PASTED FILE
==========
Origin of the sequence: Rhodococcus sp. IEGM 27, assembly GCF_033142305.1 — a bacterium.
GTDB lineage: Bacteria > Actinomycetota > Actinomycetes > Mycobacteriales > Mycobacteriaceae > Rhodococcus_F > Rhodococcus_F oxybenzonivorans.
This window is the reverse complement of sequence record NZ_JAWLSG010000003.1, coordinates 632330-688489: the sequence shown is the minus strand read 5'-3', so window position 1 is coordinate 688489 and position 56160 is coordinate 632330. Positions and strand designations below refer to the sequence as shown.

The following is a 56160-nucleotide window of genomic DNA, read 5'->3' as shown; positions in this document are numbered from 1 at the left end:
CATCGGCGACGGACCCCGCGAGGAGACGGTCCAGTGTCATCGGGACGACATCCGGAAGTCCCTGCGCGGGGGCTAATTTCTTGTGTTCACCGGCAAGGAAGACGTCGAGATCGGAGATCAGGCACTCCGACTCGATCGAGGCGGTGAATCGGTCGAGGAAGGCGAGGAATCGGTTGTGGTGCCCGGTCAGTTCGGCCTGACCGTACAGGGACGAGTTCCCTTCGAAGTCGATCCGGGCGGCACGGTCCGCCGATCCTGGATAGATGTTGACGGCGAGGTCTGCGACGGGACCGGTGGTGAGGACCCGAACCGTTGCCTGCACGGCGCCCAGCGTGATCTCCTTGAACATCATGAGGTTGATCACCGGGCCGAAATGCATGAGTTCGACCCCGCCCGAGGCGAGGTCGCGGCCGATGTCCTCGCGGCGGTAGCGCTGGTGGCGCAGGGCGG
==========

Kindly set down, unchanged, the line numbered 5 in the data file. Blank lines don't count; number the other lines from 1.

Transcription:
CATCGGCGACGGACCCCGCGAGGAGACGGTCCAGTGTCATCGGGACGACATCCGGAAGTCCCTGCGCGGGGGCTAATTTCTTGTGTTCACCGGCAAGGAAGACGTCGAGATCGGAGATCAGGCACTCCGACTCGATCGAGGCGGTGAATCGGTCGAGGAAGGCGAGGAATCGGTTGTGGTGCCCGGTCAGTTCGGCCTGACCGTACAGGGACGAGTTCCCTTCGAAGTCGATCCGGGCGGCACGGTCCGCCGATCCTGGATAGATGTTGACGGCGAGGTCTGCGACGGGACCGGTGGTGAGGACCCGAACCGTTGCCTGCACGGCGCCCAGCGTGATCTCCTTGAACATCATGAGGTTGATCACCGGGCCGAAATGCATGAGTTCGACCCCGCCCGAGGCGAGGTCGCGGCCGATGTCCTCGCGGCGGTAGCGCTGGTGGCGCAGGGCGG